FSC: COVID-19 TESTS NOT YET EFFECTIVE FOR PASS
COVID-19 tests are not effective in guarding against on-set transmission of the coronavirus, and should not be used to determine on-set risk to talent and crew. The production hold called by FSC in March remains in effect until further notice. Regardless of the availability of testing, it is not yet safe to return to work.
As of now, COVID-19 tests only detect whether or not a person has the virus at the time of the test. Someone who initially tests negative for COVID-19 can be exposed to the virus in the hours and days after the test, and subsequently pass it on to scene partners and crew.
While a test can provide confirmation of diagnosis, and help slow the spread of the virus on a societal level, current COVID-19 tests are not useful in determining whether or not it is safe to shoot with a particular partner, or whether it is safe to shoot on a specific set on a specific date.
FSC has formed a COVID-19 Task Force of performers, producers, agents, and staff in order to establish the benchmarks that will determine when production can resume safely. We are working quickly to provide guidance for the industry and will be seeking input from the community as it develops.
Will a COVID-19 test be added to PASS?
Not yet. While COVID-19 tests are useful for personal diagnosis, they are not yet effective for establishing safer sets. Adding the current COVID-19 tests to PASS when the results could become invalid any time after the test would provide a false sense of security for talent and crew. As more becomes known about the incubation period of the coronavirus, and as new tests become faster and more precise, it’s possible that COVID-19 testing could become part of a broader toolkit for prevention, in connection with PASS.
When will sets re-open?
We do not yet have a date for resuming production. FSC has convened a COVID-19 Task Force in order to establish benchmarks to be met, and potential safety protocols to be instituted, before sets can again operate safely. The current production hold is still in effect, in compliance with shelter-in-place orders from regional and national public health agencies.
What about antibody tests?
Antibody tests are not an effective method of preventing transmission of the virus on set. Even if you’ve been exposed to the coronavirus, or recovered from it, you remain at risk of contracting it again. The presence of COVID-19 antibodies — a sign that a person has been exposed to or recovered from coronavirus infection — may not prevent you from getting COVID-19 again or transmitting coronavirus to others to someone else. Furthermore, current antibody tests show a high number of false positives.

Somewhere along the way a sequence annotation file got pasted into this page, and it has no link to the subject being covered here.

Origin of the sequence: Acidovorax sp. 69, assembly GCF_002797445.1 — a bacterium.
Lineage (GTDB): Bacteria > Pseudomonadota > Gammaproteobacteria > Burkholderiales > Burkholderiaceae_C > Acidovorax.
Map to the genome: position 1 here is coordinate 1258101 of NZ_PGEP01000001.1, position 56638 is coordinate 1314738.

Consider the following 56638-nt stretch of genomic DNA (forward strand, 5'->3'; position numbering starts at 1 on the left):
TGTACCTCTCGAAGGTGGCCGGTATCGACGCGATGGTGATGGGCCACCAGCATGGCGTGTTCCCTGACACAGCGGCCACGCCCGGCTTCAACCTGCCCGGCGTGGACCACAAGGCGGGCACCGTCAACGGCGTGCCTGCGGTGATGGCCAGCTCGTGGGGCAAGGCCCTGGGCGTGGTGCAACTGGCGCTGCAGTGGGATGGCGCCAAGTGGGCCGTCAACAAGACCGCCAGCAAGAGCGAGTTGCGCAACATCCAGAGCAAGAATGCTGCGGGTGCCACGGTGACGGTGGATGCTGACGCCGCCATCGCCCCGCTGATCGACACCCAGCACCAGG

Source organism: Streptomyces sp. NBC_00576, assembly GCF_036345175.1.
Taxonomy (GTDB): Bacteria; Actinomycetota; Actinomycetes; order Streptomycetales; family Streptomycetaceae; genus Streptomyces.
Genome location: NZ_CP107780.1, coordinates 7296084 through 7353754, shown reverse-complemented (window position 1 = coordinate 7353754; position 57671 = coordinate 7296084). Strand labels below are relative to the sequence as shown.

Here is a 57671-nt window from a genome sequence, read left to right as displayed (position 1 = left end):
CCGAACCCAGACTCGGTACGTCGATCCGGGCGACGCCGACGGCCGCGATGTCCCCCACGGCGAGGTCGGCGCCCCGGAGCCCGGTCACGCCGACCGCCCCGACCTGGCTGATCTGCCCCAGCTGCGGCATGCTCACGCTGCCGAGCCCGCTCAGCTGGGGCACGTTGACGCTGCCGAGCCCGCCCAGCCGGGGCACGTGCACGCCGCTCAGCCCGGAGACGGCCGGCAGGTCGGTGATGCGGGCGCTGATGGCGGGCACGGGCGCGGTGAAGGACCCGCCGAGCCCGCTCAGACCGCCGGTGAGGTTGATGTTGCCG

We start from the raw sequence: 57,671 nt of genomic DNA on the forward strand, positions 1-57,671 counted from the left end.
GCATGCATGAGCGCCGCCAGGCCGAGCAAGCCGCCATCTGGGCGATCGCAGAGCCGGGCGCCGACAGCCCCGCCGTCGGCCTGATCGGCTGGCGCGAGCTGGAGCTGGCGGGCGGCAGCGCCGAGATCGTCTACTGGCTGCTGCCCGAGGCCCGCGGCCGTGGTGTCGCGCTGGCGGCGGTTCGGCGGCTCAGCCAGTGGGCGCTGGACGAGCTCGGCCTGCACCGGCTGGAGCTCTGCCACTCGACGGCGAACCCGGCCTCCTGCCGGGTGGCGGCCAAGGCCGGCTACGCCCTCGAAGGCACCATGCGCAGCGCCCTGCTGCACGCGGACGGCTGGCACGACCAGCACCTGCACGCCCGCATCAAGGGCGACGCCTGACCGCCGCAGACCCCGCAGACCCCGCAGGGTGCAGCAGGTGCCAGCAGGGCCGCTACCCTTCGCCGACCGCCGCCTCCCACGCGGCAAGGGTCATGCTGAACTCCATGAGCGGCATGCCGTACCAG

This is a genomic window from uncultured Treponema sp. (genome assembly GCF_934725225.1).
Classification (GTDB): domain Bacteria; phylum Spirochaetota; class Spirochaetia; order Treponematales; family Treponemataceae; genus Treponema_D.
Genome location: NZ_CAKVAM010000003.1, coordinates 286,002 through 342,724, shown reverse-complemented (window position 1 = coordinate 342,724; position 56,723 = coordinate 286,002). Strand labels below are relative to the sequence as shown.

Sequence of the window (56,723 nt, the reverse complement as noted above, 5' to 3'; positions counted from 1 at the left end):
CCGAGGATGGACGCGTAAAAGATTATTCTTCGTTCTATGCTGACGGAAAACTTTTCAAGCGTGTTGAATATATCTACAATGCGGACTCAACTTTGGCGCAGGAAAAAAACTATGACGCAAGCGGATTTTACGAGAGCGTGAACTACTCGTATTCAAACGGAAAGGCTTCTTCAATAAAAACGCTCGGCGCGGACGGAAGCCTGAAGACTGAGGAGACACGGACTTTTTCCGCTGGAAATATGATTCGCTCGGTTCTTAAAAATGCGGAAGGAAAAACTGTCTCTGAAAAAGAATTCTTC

What about taking temperature on-set?
While thermometers might eventually be part of a comprehensive on-set safety protocol, they are not effective at keeping the virus off-set. An estimated 25-50% of all coronavirus carriers are asymptomatic, and will not have a fever or other symptoms of illness, but will still be able to infect others with the virus.
Can I shoot at home?
Those who share a residence with scene partners are exempt from the current shutdown restrictions. All other production is subject to the shutdown.
Why is COVID-19 testing different from STI testing?
There are significant differences between the effectiveness of PASS testing and a COVID-19 test due to the potential severity of infection, the infectivity of the disease and potential vectors and disease prevalence.
In other words, COVID-19 is a potentially fatal illness that is highly infectious, and, unlike HIV, can be transmitted shortly after infection through everyday contact with a largely untested population.
The PASS testing panel was developed by industry and infectious disease specialists to minimize the risk of exposure to STIs. While PASS can not completely eliminate the potential risk of an HIV or other sexually transmitted infection (STI) exposure, we can be very confident that there is minimal risk of exposure or transmission during a two-week testing period. Based on the current science, we do not have that same level of confidence with COVID-19 testing.